The nightmare of a car repossession isn’t in the loss of the car. The financial disaster of having a vehicle repossessed is that the loans are still payable and due. It’s not uncommon for buyers to be paying off a repossessed vehicle many years after it has been taken from them. Less common, but not unheard of is for the collections process to last decades.
Both of my children have taken financial literacy classes in high school. I have demonstrated to them a million times with numbers, charts, graphs, and one time even batches of marbles the magic of compound interest. I’ve shown them the import of saving early and often and the devastating effects of revolving debt. I still expect that car leases and loans will confuse and prey upon them.
A repossessed vehicle becomes the worst kind of debt ever. It’s like credit card debt with a devil gleefully running a collection agency.
If there is even a whiff of the instability of income, location, or job security in your world Fair.com is a solution that I wholeheartedly endorse.
I’ve thought about this predicament near-daily for months. The October article about Credit Acceptance really stuck with me. If these people had a car from Fair.com and fell behind in their payment, it would be picked up within the month. They would owe just one car payment. Though unpleasant, it’s not the sort of thing that sends a family into bankruptcy as so many subprime auto loans have.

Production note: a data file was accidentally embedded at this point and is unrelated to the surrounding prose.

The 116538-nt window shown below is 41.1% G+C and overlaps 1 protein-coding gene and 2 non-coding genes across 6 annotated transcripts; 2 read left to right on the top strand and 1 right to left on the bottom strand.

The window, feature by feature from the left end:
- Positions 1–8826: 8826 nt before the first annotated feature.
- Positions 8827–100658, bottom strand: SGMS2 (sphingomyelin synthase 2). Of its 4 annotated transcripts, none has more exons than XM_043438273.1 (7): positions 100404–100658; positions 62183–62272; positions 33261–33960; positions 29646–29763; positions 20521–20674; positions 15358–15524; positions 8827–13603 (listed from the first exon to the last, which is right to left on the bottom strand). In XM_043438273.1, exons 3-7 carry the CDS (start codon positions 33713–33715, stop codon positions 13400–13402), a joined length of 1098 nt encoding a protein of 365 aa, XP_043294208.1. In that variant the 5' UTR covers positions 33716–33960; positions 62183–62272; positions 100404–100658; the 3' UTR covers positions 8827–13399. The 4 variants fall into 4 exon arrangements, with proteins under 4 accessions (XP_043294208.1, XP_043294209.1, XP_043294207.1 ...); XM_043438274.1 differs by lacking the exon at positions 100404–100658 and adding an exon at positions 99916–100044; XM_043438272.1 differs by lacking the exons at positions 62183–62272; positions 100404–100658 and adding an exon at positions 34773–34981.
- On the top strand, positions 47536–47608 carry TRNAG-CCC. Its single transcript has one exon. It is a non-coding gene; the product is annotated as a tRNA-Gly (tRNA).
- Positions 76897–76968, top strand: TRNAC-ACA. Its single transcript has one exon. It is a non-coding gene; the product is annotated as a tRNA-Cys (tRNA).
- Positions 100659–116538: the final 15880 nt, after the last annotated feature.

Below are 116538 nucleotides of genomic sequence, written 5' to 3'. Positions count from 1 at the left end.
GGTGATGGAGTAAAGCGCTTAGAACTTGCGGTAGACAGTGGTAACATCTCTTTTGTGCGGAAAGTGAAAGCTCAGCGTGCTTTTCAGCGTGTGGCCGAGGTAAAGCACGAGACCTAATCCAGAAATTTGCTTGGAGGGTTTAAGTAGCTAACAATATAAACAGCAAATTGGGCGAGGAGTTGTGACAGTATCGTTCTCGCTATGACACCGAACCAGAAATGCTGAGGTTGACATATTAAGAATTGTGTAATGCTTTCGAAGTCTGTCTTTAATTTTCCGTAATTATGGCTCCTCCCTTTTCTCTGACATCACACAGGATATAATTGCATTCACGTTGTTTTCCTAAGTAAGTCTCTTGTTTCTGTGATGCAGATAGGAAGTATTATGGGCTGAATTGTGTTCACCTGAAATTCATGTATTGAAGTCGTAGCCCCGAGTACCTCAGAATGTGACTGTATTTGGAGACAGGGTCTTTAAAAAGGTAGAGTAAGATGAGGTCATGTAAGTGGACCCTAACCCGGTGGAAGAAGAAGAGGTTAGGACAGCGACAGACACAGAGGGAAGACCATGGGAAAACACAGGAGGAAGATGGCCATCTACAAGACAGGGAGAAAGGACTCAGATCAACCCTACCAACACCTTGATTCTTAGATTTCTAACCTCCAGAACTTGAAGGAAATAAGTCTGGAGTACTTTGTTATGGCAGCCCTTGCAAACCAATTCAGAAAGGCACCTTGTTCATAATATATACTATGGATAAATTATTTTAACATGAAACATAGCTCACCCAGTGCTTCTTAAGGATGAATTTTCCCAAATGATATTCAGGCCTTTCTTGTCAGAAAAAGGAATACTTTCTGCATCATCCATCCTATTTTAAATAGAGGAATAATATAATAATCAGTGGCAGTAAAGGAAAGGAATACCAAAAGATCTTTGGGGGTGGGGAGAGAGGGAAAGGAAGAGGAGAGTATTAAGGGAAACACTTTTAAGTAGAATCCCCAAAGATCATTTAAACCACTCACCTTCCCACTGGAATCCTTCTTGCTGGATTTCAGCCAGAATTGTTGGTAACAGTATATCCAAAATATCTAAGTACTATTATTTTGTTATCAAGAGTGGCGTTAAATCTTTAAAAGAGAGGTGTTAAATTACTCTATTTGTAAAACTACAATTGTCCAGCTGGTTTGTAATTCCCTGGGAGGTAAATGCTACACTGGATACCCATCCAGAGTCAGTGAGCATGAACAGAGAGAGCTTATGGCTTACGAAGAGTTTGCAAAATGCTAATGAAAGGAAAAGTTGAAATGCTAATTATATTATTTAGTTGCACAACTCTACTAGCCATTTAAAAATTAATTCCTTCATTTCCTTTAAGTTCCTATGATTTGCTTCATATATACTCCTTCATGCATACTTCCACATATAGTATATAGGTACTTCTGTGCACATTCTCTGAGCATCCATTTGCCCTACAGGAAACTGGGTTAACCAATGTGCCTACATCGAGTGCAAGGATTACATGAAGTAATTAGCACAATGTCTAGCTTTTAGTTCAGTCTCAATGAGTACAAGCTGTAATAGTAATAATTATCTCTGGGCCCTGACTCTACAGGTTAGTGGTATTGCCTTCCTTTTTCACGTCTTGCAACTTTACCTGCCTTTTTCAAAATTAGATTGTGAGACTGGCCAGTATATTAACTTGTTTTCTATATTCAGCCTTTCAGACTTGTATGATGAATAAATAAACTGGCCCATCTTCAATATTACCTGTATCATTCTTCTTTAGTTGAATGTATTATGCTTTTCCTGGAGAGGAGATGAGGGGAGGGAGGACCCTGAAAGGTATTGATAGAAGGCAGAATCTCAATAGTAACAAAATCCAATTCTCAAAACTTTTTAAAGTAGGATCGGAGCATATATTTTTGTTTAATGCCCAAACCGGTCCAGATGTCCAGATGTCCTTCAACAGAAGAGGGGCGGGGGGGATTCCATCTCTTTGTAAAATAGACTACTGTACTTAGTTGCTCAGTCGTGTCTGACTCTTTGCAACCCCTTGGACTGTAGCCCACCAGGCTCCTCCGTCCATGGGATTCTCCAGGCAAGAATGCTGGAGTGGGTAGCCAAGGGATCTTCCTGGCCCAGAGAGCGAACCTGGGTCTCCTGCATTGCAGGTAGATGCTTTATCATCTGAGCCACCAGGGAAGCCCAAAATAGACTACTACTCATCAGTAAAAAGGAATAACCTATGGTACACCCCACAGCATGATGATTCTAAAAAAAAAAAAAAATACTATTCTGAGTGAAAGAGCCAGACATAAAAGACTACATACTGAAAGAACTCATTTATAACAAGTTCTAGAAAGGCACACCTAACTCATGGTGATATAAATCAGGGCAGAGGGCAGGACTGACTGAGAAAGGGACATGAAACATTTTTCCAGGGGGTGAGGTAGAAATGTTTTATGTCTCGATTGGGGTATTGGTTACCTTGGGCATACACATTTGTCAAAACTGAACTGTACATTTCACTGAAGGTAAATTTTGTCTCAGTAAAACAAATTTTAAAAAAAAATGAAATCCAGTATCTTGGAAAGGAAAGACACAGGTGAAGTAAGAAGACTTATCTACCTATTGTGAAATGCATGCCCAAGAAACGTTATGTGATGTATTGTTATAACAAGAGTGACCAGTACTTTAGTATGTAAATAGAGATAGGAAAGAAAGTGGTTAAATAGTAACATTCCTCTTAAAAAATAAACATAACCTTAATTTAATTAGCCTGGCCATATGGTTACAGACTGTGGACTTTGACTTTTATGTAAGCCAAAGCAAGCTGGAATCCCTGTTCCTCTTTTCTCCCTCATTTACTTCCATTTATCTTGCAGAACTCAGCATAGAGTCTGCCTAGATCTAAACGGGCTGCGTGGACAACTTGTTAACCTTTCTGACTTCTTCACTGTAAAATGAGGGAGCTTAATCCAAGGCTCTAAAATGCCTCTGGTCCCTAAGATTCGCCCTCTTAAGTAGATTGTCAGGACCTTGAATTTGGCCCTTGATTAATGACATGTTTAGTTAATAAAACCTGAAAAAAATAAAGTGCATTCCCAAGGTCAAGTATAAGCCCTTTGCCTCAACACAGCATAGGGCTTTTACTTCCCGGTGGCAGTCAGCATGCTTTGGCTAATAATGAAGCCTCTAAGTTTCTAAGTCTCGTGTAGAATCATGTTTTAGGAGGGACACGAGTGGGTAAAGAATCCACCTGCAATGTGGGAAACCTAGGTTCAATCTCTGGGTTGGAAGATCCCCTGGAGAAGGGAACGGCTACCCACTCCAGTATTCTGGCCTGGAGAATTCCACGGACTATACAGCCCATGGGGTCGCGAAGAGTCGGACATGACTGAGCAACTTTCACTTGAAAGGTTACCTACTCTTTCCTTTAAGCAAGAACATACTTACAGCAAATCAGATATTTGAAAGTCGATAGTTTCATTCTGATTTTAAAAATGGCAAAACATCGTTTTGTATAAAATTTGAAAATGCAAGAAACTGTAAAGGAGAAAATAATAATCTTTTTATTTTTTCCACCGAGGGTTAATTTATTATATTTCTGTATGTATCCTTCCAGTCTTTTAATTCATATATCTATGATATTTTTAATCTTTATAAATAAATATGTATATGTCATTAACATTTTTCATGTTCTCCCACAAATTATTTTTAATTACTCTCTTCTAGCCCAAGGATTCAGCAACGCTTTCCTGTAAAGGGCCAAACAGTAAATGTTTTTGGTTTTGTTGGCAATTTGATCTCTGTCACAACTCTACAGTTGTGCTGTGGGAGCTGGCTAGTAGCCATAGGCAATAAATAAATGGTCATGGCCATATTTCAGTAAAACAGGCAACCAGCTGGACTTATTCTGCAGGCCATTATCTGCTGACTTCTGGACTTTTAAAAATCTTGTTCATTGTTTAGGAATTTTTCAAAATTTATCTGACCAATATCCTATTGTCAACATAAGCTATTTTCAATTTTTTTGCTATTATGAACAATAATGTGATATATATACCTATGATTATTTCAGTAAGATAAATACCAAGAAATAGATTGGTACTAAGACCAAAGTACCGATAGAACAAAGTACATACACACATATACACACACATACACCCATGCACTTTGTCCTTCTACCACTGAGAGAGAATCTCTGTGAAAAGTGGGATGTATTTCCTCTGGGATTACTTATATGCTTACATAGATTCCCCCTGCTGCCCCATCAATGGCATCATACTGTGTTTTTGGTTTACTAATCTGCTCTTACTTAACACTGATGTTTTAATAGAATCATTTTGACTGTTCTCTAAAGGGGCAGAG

The open-ended lending model may feel expensive compared to the advertisements you see. With the potential for financial ruin taken out of the equation, it makes sense. Further, when reading the lending statements surrounding advertised leases the mileage is far from sufficient, drive off fees are obscene, and security, tax and disposition fees are hidden from even the fine print. The Fair.com app generates a lease agreement that users can print and read at home or work. It’s a remarkably simple document for a complex transaction, and as stated before, my lease terminated with no surprises.
Sometimes we look at money and worry about cash outlays, mistaking that for expensive. The reason cars are too expensive is that a three to five-year commitment is based on a monthly payment and fees are tacked on in confusing ways. There’s a lot of dazzle in the foursquare and it forces people into contracts that make little sense. Unless a buyer is well established or under contract at work, it’s easy to have finances shift.
I worry about millennials. With home economics removed from education, a dizzying array of never before seen financial options are offered. Some of these are liberating, others send families to financial ruin. The confusion must be intentional.
At the end of the day, cars are just a lot of metal and rubber run by 73 small computers and topped off with a dollop of cloth or leather. They get us to our jobs, our joys, and often are the second largest bill after rent or mortgage. Treating vehicles as financial objects is prudent as we enter a rocky economy.
I’ll continue to wait for my gazilion dollar windfall and my convertible Bentley.
In the interim Fair.com has thousands of vehicles under $400 a month, many of them CPO. There’s a special category for uber drivers that I’m curious about. I’d love someone to share that information with me.